Nokia PureView Pro explained: 41-megapixels isn't the headline
Nokia's 41-megapixel camera phone has certainly captured the headlines coming out of Mobile World Congress 2012 in Barcelona. It sounds a bonkers idea, killing the squabbling over 5-, 8- or 12-megapixel camera phones dead. But just how crazy is it?
Knowing that those familiar with digital cameras would be waiting to pounce on the 41-megapixel claims, Nokia have put pen to paper and provided plenty of detail on what they're actually planning to do with this new sensor technology.
The solution tackles a problem that affects camera phones specifically, and that's size. Having a bulky phone isn't acceptable, but as more and more people capture pictures with their phone, camera performance has become the new battleground for smartphones.
Nokia's solution isn't about capturing huge images, it's about using those high pixel numbers to make the sensor work more effectively in your phone.
Nokia is calling the new sensor technology PureView Pro and it makes its debut in the phone of a similar name, 808 PureView, which we've had a play with already.
Dispelling the myth
Photography, no matter what technology you introduce, has to rely on a basic principle: light passes through a lens on to the capture medium, in this case a digital sensor. The size of the sensor and lens dictates the light path; a larger sensor needs larger lenses to preserve that light path.
With phones, the small sensor means you can have a small lens and the distance from the lens to the sensor be kept small. Increase the sensor size and you have to increase the size of the lens proportionally to let the light through. The sensor of the Nokia system is 1/1.2-inch - smaller than a compact camera, but larger than most smartphones.
The desire to keep things small also makes it difficult to incorporate more complex optics, like a concertina lens as you'd find on a compact camera, which is one of the key points here.
Although there are 41-megapixels, you'll only ever be using 38-megapixels when shooting in 4:3, or 34-megapixels when shooting in 16:9. But these are still crazy numbers of pixels on a small sensor.
That's because Nokia's intention isn't that you pump out 38-megapixel photos, as if you had a medium-format studio camera. Instead, Nokia is introducing what it is calling "pixel oversampling", which in crude terms is combining pixels to reduce their numbers.
There may be 41 million pixels on the sensor, but you'll be telling it to combine those pixels and behave as though there are 8 million or 5 million, a much more conventional number for a camera phone. Nokia is stating that they can do this while keeping "virtually all the detail" and without introducing any noise. So, in reality, you will probably be using your phone camera very much as any other.
It's all about the zoom
But there is another benefit and that's zoom. As we said previously, putting a zoom lens on a phone will make it impractically bulky. Traditionally phones use digital zoom instead. In doing so, they use less of the sensor, but give you the same size image and upscale to try to preserve the detail. The results are poor, lacking in detail and introduce noise.
Nokia's solution does away with the need to upscale. Instead, as you zoom the level of pixel oversampling reduces, so you start using fewer grouped pixels to produce your image. You still use a smaller part of the sensor, but because there are more pixels in place, you can still have a full complement of 5 million pixels for your zoomed image.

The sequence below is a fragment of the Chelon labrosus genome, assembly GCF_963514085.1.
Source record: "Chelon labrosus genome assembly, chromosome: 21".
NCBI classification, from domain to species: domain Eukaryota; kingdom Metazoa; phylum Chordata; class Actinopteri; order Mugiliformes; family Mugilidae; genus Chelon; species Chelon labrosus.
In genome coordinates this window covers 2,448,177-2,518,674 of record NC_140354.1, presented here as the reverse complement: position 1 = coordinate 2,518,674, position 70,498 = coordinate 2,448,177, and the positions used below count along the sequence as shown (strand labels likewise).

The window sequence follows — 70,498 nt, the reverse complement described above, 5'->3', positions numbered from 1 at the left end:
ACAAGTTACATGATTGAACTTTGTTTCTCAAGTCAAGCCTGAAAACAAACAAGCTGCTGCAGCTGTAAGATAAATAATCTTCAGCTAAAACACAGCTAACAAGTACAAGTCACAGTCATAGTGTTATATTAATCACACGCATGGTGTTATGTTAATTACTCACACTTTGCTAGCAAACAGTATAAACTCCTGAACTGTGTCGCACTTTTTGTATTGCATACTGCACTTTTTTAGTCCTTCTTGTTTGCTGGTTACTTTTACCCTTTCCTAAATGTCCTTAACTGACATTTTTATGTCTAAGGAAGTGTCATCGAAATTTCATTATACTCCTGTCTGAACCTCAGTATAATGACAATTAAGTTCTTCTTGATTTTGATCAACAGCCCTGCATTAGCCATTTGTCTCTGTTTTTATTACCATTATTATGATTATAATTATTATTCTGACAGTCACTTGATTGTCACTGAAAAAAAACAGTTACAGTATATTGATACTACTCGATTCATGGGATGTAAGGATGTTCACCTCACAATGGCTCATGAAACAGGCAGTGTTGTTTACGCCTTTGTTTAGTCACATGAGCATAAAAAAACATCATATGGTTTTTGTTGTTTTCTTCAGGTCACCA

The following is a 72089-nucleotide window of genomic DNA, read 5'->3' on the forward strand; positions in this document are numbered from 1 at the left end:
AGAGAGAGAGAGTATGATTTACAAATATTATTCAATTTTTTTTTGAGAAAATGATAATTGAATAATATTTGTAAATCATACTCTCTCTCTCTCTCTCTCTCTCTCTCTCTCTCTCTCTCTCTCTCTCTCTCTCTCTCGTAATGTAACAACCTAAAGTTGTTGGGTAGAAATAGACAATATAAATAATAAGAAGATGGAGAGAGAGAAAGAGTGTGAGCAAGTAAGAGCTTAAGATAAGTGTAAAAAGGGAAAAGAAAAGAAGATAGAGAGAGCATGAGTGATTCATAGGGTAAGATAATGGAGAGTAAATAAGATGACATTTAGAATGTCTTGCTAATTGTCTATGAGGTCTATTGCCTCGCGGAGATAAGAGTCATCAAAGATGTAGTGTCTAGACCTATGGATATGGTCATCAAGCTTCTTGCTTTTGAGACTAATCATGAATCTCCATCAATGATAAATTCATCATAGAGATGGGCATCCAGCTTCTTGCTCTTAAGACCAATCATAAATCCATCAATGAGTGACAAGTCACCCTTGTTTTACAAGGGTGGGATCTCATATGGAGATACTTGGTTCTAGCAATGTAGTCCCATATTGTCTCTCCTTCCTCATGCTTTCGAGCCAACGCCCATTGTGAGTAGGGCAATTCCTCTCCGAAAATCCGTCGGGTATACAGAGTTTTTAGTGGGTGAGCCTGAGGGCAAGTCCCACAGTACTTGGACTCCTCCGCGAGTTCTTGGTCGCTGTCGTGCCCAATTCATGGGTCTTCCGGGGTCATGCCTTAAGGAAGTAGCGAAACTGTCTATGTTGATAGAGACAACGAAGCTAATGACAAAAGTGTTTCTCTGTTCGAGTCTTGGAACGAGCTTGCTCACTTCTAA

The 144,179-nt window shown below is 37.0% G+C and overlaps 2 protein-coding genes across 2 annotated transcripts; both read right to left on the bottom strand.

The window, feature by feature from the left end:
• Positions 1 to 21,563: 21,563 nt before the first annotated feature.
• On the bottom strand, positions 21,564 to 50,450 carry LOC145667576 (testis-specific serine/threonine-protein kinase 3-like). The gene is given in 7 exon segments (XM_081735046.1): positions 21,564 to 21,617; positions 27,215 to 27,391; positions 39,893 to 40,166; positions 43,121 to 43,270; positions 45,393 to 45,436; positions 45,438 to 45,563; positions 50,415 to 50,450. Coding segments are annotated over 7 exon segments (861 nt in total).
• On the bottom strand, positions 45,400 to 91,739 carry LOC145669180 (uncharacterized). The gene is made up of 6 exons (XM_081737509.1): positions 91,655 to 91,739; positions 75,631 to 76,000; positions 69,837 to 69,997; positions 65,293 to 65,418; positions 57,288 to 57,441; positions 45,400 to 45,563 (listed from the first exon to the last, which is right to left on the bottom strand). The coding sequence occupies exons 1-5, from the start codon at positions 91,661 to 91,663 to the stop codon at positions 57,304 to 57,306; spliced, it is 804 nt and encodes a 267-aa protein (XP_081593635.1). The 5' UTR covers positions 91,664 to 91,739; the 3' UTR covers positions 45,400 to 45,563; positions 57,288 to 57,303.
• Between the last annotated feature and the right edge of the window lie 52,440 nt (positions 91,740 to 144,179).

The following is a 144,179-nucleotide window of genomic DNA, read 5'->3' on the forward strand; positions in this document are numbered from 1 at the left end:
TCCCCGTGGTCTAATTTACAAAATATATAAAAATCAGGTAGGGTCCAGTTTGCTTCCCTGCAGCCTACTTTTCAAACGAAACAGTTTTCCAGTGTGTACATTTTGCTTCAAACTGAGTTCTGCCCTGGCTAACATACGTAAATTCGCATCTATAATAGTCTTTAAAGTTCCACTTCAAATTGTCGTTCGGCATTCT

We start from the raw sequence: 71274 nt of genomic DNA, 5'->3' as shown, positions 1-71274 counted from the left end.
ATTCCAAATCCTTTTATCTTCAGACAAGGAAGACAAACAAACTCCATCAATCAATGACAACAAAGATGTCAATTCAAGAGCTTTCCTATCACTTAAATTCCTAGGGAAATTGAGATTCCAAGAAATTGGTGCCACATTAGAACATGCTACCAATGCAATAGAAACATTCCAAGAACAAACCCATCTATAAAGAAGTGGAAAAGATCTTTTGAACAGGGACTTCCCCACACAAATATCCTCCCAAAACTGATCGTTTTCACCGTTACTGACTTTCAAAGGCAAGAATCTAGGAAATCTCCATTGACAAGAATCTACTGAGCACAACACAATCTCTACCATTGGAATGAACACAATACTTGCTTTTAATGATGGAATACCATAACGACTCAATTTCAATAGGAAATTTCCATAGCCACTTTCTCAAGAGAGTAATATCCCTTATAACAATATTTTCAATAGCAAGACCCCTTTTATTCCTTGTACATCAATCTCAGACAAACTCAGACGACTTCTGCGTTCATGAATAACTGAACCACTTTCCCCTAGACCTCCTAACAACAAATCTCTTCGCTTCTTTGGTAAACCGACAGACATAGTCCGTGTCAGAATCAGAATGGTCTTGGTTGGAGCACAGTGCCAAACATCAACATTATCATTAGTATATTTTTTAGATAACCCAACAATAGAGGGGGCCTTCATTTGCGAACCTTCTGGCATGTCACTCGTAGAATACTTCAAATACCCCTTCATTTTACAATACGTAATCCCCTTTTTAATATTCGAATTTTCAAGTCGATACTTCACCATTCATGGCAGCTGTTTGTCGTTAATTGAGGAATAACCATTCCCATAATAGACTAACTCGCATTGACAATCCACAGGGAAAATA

This will give you 3x zoom in a different way to conventional camera phones, without introducing the noise from upscaling and preserving the detail because you're still using a full array of pixels. You're using fewer physical pixels, however, so the real magic hangs in how effective the oversampling is at giving you a good clean image and how the pure pixels perform once they're acting individually.
The company does make some valid claims about avoiding vignetting (dark corners introduced when the lens housing blocks some of the light falling on the sensor) and distortion (caused by the glass of the lens, often digitally corrected in the camera) as benefits over a compact camera. Beyond that, Nokia claims that you can preserve the f/2.4 aperture when at full zoom as, again, the lens isn't introducing limitations on the light path. True, this is an advantage over compact cameras.
Naturally, there is greater versatility and control in "real" cameras. Nokia extols the virtues of constant f/2.4 and "striking" bokeh, but doesn't consider you might want sharp landscapes at a narrower aperture, or a bulb exposure for your low-light shots. But that's not really the fight here.
The real point is how well the PureView Pro system copes with the demands of mobile phone photography. How well does it sidestep the problems of soft low-light images? How well does it deal with flash use? Does the oversampling produce clean results? Do the pure pixels at full zoom give you a clean image?
Nokia's sample images certainly look good, but don't they always? The real proof of the pudding will be how well the system copes in the hands of real people, taking real pictures.
It might sound outlandish at 41-megapixels, but the system could mark a change in phone cameras. Pure megapixels aren't the headline, it's how the system is going to be put to use. Nokia should be congratulated for pushing the envelope and trying something different because it isn't as crazy as it sounds.